That’s enough for today. The rest of the Top Ten will post tomorrow. Thanks for reading!

 

 

 

 

Book Talk Tuesday: The Best of 2016

In 2016 I read 70 books. Most people I know think that’s a lot. But I have friends who Education concept. Bookshelf with books as like symbol.routinely read over a hundred, even up to two hundred. That’s four books a week. Every week. All year long.

My goal is 100 books each year. I usually make it to 90. but in 2016 I fell short. I barely managed one a week. And that’s including my daily Bible and devotional book reading.

So even though I fell short in my goal, I still want to talk a bit about some of the best books I read in 2016.

I’m currently writing at Starbucks and I left the list of what I read at home, so if I can remember it without the list, that’s the sign it wasn’t just good, it was great! And has lingered with my long after I closed the last page.

So, in no particular order, my top ten books I read in 2016.

First up, I think it’s a coincidence that two of the best were audio books, but these two were truly memorable. And couldn’t be more different.

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TIFFANY GIRL by Deanne Gist won the RITA in July in the Long Historical category and it is well deserved. I loved this book for how Gist could get a hero and heroine who who so different at the beginning of the story (different lives, different values, different families, different beliefs) and bring them together in a way that seemed completely natural and unforced.

5-stagesTHE FIVE STAGES OF FALLING IN LOVE by Rachel Higginson turned out to be a delightful and moving surprise. I had never heard of Higginson, but a trusted friend highly recommended this book and she was right. It’s about a young widow, raising her four kids alone. It begins about six months after her husband’s death. Since we lost a family member recently, I so related to the stages of grief the protagonist Liz traveled, as she fell  in (and fought) new love. I laughed out loud and sobbed, sometimes at the same time, as I listened to this.

Two of my very favorite writers both deserve their mentions on this list.

wmskies-coverWILD MONTANA SKIES is the kickoff book for Susan May Warren’s new Montana Rescue series, about a Search & Rescue group in … Montana, duh. This first book was gripping, tense, and full of surprises. It ended with a hint of mystery that will be resolved in upcoming books, but it didn’t feel like a deliberate you-have-to-buy-the-next-book-to-get-the-rest-of-the-story move. The story ended organically. Just not quite everything was resolved. As it is frequently not resolved in real life.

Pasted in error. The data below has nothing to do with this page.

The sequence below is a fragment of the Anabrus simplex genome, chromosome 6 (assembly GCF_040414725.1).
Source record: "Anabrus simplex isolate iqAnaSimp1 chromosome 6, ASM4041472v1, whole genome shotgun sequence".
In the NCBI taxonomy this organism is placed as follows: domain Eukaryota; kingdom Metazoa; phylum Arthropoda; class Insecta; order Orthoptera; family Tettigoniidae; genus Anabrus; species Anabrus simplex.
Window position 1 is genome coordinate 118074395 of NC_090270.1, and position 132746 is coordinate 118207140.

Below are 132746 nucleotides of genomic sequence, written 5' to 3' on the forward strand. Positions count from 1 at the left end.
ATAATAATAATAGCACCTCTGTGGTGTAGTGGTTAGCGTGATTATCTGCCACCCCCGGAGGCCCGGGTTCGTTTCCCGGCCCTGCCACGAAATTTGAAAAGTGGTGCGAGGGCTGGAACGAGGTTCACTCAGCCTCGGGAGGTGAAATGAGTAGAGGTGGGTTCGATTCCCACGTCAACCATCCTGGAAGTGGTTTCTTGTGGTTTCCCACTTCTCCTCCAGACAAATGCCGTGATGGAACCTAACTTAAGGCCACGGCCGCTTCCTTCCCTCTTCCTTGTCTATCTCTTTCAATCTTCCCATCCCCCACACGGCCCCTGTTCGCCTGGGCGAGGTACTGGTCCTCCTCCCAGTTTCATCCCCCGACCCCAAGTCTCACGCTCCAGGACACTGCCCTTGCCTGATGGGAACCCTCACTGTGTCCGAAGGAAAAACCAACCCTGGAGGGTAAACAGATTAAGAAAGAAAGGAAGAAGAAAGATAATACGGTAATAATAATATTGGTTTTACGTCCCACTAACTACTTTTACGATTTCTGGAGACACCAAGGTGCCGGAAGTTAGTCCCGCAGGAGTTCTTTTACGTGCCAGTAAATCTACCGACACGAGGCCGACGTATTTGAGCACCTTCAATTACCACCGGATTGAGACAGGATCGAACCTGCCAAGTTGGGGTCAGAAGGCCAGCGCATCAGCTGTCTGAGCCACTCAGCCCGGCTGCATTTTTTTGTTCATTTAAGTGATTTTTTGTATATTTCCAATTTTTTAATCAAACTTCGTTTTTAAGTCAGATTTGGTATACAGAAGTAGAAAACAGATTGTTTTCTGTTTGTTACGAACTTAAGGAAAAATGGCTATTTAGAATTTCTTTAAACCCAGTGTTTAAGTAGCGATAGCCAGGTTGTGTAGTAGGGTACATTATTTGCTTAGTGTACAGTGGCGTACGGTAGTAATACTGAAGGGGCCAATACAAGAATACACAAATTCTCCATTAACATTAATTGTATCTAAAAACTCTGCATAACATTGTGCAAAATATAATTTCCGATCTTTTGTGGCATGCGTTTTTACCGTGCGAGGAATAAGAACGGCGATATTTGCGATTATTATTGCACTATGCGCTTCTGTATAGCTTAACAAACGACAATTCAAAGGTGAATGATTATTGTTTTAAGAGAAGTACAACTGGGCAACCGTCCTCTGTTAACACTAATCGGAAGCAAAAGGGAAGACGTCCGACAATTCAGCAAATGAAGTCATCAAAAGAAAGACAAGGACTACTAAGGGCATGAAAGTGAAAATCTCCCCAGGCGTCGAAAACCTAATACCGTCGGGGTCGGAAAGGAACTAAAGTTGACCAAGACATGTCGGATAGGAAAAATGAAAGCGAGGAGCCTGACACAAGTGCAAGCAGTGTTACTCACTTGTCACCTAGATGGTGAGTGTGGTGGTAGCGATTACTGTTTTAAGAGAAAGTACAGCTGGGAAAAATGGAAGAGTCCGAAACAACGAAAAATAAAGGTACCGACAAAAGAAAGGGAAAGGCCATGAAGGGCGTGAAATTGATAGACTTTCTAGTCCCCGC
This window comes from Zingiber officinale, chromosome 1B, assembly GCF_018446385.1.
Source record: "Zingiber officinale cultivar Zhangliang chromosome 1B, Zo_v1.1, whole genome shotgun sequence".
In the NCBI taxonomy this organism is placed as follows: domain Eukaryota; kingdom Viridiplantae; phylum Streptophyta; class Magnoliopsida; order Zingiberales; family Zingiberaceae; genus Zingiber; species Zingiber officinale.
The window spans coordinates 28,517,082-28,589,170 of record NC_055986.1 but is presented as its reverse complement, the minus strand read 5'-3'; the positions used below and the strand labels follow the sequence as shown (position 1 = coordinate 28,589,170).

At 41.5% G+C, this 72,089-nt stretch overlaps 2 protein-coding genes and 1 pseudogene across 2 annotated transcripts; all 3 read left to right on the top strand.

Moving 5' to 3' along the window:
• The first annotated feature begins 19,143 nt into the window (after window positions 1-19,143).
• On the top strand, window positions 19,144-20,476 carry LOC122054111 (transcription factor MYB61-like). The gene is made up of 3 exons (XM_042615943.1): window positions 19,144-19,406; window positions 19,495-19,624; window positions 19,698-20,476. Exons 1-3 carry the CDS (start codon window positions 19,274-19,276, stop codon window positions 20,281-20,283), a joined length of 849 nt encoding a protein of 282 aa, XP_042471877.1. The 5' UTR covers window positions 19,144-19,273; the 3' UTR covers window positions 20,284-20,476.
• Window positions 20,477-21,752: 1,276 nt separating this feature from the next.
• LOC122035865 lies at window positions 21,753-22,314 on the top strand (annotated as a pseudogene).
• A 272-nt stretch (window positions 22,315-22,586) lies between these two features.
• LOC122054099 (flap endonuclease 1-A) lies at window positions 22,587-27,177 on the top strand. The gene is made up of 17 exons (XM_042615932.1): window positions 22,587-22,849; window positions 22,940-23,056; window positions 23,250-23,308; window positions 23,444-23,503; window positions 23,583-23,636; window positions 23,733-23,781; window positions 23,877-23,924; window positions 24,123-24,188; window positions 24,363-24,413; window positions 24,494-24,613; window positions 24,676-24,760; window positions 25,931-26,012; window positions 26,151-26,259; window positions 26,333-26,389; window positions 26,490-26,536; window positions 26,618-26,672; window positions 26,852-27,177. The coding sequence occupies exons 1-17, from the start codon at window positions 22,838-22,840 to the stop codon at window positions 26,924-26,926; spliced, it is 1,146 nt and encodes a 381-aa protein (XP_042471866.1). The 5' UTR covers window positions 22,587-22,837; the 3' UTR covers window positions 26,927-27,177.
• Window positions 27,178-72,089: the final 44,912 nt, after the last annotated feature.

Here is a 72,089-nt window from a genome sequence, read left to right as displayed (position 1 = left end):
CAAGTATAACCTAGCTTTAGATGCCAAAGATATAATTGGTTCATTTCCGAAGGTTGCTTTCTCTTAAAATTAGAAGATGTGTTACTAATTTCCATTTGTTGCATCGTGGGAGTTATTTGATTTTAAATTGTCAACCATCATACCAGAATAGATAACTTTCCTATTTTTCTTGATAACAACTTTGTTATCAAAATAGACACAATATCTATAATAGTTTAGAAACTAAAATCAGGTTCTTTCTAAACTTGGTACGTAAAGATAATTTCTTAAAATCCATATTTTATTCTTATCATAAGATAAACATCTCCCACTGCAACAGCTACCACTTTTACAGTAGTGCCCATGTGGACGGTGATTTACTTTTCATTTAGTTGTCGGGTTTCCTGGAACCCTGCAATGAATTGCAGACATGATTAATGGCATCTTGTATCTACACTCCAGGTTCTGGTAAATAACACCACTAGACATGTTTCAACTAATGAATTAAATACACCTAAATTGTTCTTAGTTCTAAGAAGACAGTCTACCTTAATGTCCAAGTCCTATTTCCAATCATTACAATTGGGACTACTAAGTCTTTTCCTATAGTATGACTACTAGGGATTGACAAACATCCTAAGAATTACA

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It’s been almost a year since I read Kristan Higgins’s ANYTHING FOR YOU, but I still remember the angst of both the hero and heroine as their relationship seemed determined to head in a direction neither wanted. She wanted to keep things light, but he kept pressing for more. He wanted a real relationship and a real life with her, but she kept refusing his proposals. Higgins is the best at humor, at tenderness, and at closing the bedroom door at the right moment.

That’s my first four, in no particular order. Come back tomorrow for more!

Book Talk Tuesday: THE UNDOING OF SAINT SILVANUS

I’m a huge Beth Moore reader. I’ve done many (most?) of her in-depth Bible studies. I’ve read her non-fiction books. I’ve attended several of her live events. If Beth wrote it, more than likely I’ve read it.

unssSo I was super excited to be able to preview her first foray in fiction.

The Undoing of Saint Silvanus.

I expected to love it. I wanted to love it.

I was only given the first four chapters to read, so I’m going to believe I would have loved the whole book.

Jillian Slater is working as a waitress for the man she loves and lives with in San Francisco when she gets a call that the father she hasn’t seen in twenty years is dead. She’s offered a free trip to New Orleans to see her grandmother and help with the arrangements.

Jillian heads to New Orleans and promptly wants to leave.

Her grandmother didn’t know she was coming. Adella, her grandmother’s assistant, arranged Jillian’s passage. As Jillian prepares to leave, more information about her father’s death is shared.

That’s where my excerpt ended.

The opening didn’t grab me. The characters felt like cardboard archetypes rather than fully realized people living on the page. The writing is pretty good. The story has lots of backstory woven into the first pages, a no-no for current writers who are told to get to the current story ASAP and stay there.

I’ve been trying to review only books that I absolutely loved and it pains me horribly to give only three stars to this one, but I can’t give it any more without reading the rest of the novel.

If I had the whole book, I would have finished it. I don’t know if I would have recommended it.


I received a free excerpt of The Undoing of Saint Silvanus from Tyndale House and NetGalley in return for a honest review.